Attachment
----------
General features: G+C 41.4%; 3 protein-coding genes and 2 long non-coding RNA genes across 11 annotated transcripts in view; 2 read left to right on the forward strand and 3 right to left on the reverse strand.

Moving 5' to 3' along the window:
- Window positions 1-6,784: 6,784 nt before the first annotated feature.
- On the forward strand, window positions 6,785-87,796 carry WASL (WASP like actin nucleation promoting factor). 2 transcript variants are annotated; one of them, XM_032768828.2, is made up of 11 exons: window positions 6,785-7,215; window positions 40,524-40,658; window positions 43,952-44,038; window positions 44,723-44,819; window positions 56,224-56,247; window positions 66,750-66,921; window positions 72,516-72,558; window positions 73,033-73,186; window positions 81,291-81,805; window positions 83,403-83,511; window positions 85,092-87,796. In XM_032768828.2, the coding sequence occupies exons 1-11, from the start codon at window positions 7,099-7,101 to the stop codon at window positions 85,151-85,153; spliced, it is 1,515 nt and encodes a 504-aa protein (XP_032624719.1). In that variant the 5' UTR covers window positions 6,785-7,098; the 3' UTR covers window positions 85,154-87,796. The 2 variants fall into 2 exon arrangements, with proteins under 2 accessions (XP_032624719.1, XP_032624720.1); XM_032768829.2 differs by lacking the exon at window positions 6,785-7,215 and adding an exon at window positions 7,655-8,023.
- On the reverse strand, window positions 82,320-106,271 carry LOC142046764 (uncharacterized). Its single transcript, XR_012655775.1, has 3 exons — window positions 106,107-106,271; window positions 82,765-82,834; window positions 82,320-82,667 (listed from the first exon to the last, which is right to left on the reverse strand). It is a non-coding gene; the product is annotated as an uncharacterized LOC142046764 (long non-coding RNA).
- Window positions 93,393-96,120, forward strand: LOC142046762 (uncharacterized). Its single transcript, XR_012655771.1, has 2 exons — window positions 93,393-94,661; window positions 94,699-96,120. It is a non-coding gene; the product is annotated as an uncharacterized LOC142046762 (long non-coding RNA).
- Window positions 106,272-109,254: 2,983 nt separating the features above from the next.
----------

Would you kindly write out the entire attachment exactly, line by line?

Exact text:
General features: G+C 41.4%; 3 protein-coding genes and 2 long non-coding RNA genes across 11 annotated transcripts in view; 2 read left to right on the forward strand and 3 right to left on the reverse strand.

Moving 5' to 3' along the window:
- Window positions 1-6,784: 6,784 nt before the first annotated feature.
- On the forward strand, window positions 6,785-87,796 carry WASL (WASP like actin nucleation promoting factor). 2 transcript variants are annotated; one of them, XM_032768828.2, is made up of 11 exons: window positions 6,785-7,215; window positions 40,524-40,658; window positions 43,952-44,038; window positions 44,723-44,819; window positions 56,224-56,247; window positions 66,750-66,921; window positions 72,516-72,558; window positions 73,033-73,186; window positions 81,291-81,805; window positions 83,403-83,511; window positions 85,092-87,796. In XM_032768828.2, the coding sequence occupies exons 1-11, from the start codon at window positions 7,099-7,101 to the stop codon at window positions 85,151-85,153; spliced, it is 1,515 nt and encodes a 504-aa protein (XP_032624719.1). In that variant the 5' UTR covers window positions 6,785-7,098; the 3' UTR covers window positions 85,154-87,796. The 2 variants fall into 2 exon arrangements, with proteins under 2 accessions (XP_032624719.1, XP_032624720.1); XM_032768829.2 differs by lacking the exon at window positions 6,785-7,215 and adding an exon at window positions 7,655-8,023.
- On the reverse strand, window positions 82,320-106,271 carry LOC142046764 (uncharacterized). Its single transcript, XR_012655775.1, has 3 exons — window positions 106,107-106,271; window positions 82,765-82,834; window positions 82,320-82,667 (listed from the first exon to the last, which is right to left on the reverse strand). It is a non-coding gene; the product is annotated as an uncharacterized LOC142046764 (long non-coding RNA).
- Window positions 93,393-96,120, forward strand: LOC142046762 (uncharacterized). Its single transcript, XR_012655771.1, has 2 exons — window positions 93,393-94,661; window positions 94,699-96,120. It is a non-coding gene; the product is annotated as an uncharacterized LOC142046762 (long non-coding RNA).
- Window positions 106,272-109,254: 2,983 nt separating the features above from the next.